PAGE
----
I’ve now got a bunch of these around the house, integrated with the Node Red Alexa Smart Skill v3 Bridge. Over the last three months these have proven to be very reliable (faultless actually) and very effective when paired with the custom multi-sensors I have built using ESP8266 NodeMCU boards to drive automation. I figured I would share my experience/ how I got them up and running.
Note that this guide assumes you have a secure MQTT server available for use, and Node-RED deployed should you want to take advantage of the Node Red Alexa Smart Skill v3 Bridge. If you’ve not got either of these in-place watch this space – further guides to follow.
Last week I posted about the Node-RED Smart Home Control skill / bridge. I’ve spent the week on ensuring the majority of device types or “capabilities” are are now supported by the bridge. It’s now possible to define devices that support:
- Playback controls (Play, pause, stop)
- Input changing (such as HDMI1, Audio1)
- Volume (in steps)
- Power (on /off)
- Brightness (in %)
- Colour (Red, Green, Blue etc)
- Colour temperature (in Kelvin or warm-white through to daylight)
- Temperature (in °C or °F)
Hopefully this means you’re now able to use commands that are more “natural” to interact with Node-RED flows that control your Smart Devices.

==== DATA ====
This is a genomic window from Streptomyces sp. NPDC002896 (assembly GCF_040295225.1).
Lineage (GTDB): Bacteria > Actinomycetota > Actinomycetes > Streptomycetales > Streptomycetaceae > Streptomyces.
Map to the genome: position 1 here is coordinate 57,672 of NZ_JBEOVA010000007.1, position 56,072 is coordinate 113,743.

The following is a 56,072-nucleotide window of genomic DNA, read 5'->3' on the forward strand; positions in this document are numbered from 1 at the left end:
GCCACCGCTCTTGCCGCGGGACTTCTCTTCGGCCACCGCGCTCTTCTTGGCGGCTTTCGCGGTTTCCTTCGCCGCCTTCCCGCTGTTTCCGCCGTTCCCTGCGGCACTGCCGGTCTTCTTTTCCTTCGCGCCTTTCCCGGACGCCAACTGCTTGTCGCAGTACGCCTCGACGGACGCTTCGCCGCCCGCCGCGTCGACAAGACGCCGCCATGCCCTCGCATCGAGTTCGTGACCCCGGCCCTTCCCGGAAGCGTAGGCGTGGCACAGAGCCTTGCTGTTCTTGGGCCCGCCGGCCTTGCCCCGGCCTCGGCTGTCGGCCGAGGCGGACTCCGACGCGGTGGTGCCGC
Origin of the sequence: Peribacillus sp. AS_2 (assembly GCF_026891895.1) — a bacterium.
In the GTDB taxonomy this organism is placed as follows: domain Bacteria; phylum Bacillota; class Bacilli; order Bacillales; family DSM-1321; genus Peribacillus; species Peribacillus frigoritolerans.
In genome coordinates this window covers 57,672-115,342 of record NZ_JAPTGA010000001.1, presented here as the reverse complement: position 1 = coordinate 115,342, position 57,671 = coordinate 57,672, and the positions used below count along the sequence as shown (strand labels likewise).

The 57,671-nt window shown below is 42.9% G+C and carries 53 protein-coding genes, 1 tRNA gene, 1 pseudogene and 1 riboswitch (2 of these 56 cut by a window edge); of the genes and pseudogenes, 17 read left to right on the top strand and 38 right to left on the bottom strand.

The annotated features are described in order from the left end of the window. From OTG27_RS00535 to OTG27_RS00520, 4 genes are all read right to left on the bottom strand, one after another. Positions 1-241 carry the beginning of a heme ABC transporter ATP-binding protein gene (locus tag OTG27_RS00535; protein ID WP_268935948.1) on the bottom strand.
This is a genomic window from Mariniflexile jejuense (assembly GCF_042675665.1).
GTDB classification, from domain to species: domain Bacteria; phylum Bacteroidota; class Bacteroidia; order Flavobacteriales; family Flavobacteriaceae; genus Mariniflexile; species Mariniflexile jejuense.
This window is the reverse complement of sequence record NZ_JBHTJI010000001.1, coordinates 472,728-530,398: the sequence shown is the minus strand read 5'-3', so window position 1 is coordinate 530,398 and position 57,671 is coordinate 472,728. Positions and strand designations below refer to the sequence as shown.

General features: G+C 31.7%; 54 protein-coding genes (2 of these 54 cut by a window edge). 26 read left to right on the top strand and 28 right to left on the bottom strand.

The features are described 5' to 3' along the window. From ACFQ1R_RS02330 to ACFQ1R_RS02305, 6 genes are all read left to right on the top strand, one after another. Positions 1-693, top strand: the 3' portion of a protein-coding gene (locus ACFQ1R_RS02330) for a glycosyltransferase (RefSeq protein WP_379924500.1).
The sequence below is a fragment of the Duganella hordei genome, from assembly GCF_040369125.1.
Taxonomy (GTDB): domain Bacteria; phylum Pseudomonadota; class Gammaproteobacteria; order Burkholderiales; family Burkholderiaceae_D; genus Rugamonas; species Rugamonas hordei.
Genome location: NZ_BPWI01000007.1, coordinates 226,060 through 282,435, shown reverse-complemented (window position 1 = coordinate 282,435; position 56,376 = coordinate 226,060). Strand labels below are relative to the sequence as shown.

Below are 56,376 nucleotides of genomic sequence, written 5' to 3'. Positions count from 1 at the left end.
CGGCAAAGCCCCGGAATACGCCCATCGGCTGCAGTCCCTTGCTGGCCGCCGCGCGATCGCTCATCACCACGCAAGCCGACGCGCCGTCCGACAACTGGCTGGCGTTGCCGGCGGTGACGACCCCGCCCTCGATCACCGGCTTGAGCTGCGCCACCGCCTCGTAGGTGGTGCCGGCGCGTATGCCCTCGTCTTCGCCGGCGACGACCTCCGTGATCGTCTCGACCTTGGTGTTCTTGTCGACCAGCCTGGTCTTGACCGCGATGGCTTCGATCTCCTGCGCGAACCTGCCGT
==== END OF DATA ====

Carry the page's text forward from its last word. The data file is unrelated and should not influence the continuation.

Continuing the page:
To further the usability of the service it is now possible (required!) to set minimum and maximum values on thermostats (in °C or °F) and smart bulbs (in Kelvin). Any commands that fall “out of range” will not be processed by the bridge and you will get the appropriate feedback from Alexa. Again, hopefully this makes interaction with the service more intuitive.
Finally, I’ve simplified the response node. Use logic in your flows to return a “true” or “false” value as an input to this node. Any flow that starts with a Node-RED Alexa v3 node should return a payload of “true” where the command/ request is processed successfully and “false” where it is not.
I’ll be updating the documentation with more flow examples in the coming week.